13 This function approaches the Dirac delta-function (hence its name) in the limit of large multipoles: lim l-->+o o dl(z) = d(z). Indeed the source looks more and more like a point mass as we increase the multipolar order l.
14 An alternative approach to the problem of radiation reaction, besides the matching procedure, is to work only within a post-Minkowskian iteration scheme (which does not expand the retardations): see, e.g., Ref. [69].
15 Notice that the normalization integral + oo 1 dzgl(z) = 1 holds as a consequence of the corresponding normalization (83View Equation) for dl(z), together with the fact that integral + oo - oo dzgl(z) = 0 by analytic continuation in the variable l (- C.
16 At the 3PN order (taking into account the tails of tails), we find that r 0 does not completely cancel out after the replacement of U by the right-hand side of Equation (100View Equation). The reason is that the moment M L also depends on r 0 at the 3PN order. Considering also the latter dependence we can check that the 3PN radiative moment U L is actually free of the unphysical constant r 0.
17 The computation of the third term in Equation (106View Equation), which corresponds to the interaction between two quadrupoles, Mab × Mcd, can be found in Ref. [21Jump To The Next Citation Point].
18 The function Q l is given in terms of the Legendre polynomial P l by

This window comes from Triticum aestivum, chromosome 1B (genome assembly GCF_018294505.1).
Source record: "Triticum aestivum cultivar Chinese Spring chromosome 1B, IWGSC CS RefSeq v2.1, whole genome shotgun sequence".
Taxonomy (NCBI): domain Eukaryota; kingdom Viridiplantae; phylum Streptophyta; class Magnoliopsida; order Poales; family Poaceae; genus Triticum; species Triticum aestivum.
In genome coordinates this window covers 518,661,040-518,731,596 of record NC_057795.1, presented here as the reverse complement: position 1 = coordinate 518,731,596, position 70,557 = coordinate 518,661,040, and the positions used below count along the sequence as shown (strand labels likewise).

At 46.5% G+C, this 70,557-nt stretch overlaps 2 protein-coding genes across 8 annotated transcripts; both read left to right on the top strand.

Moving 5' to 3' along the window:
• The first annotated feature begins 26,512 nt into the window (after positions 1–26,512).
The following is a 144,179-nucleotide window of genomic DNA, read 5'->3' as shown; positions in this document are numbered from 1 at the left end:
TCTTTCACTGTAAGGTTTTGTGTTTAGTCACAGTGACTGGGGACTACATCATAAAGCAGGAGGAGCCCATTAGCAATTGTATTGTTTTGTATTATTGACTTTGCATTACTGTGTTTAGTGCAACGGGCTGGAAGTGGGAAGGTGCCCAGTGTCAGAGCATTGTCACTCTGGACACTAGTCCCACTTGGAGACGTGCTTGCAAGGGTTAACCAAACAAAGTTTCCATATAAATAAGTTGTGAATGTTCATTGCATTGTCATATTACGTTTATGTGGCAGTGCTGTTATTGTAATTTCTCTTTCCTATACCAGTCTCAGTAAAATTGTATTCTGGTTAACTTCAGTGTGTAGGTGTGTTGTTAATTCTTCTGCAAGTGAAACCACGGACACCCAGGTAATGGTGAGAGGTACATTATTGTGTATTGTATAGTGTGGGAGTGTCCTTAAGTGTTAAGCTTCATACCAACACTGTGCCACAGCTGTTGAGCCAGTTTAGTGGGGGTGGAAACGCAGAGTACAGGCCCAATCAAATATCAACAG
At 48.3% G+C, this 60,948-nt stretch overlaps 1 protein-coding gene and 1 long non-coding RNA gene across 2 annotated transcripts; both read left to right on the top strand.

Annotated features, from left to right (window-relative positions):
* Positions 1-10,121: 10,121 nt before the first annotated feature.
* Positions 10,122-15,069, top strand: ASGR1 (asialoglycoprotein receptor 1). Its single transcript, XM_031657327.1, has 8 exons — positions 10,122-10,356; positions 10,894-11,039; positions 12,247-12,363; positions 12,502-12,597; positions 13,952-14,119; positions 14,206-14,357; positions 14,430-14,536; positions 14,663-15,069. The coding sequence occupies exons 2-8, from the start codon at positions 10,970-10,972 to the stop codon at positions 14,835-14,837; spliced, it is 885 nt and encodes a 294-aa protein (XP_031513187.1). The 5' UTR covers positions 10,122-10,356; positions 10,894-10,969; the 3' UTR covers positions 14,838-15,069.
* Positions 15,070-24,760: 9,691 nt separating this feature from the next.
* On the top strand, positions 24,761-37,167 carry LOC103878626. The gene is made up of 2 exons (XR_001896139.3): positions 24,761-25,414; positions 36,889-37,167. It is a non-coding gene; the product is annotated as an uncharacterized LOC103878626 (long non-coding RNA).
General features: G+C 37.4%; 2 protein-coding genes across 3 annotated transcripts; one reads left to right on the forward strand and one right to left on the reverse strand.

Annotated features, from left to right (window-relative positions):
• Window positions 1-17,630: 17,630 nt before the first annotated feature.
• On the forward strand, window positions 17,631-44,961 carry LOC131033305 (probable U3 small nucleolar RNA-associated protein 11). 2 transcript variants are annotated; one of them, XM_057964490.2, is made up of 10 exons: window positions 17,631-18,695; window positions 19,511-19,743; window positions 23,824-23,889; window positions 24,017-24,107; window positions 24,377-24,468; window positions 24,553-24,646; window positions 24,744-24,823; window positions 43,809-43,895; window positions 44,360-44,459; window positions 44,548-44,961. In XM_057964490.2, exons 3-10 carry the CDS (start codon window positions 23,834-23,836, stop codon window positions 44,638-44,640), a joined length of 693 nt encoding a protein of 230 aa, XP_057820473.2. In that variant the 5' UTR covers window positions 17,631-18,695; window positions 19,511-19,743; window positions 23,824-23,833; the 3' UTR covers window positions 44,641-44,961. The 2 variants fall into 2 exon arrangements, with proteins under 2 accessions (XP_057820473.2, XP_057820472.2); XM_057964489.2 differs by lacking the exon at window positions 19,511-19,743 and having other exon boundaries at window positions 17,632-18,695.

1 integral 1 dzP (z) 1 (x +1 ) sum l 1 Ql(x) = - ----l--= -Pl(x)ln ----- - -Pl-j(x)Pj-1(x). 2 - 1 x - z 2 x -1 j=1 j
In the complex plane there is a branch cut from - oo to 1. The first equality is known as the Neumann formula for the Legendre function.
19 Equation (112View Equation) has been obtained using a not so well known mathematical relation between the Legendre functions and polynomials:
1 integral 1 dzP (z) - V~ ------2---l2------2-----= Ql(x)Pl(y) 2 -1 (xy - z) - (x - 1)(y - 1)
(where 1 < y < x is assumed). See Appendix A in Ref. [19Jump To The Next Citation Point] for the proof. This relation constitutes a generalization of the Neumann formula (see footnote after Equation (109View Equation)).
20 Actually, such a metric is valid up to 3.5PN order.
21 It has been possible to “integrate directly” all the quartic contributions in the 3PN metric. See the terms composed of 4 V and VX^ in the first of Equations (115View Equation).
22 The function F(x) depends also on time t, through for instance its dependence on the velocities v1(t) and v2(t), but the (coordinate) t time is purely “spectator” in the regularization process, and thus will not be indicated.
23 It was shown in Ref. [38Jump To The Next Citation Point] that using one or the other of these derivatives results in some equations of motion that differ by a mere coordinate transformation. This result indicates that the distributional derivatives introduced in Ref. [36Jump To The Next Citation Point] constitute merely some technical tools which are devoid of physical meaning.
24 Note also that the harmonic-coordinates 3PN equations of motion as they have been obtained in Refs. [37Jump To The Next Citation Point, 38Jump To The Next Citation Point] depend, in addition to c, on two arbitrary constants ' r1 and ' r2 parametrizing some logarithmic terms. These constants are closely related to the constants s1 and s2 in the partie-finie integral (124View Equation); see Ref. [38Jump To The Next Citation Point] for the precise definition. However, ' r1 and ' r2 are not “physical” in the sense that they can be removed by a coordinate transformation.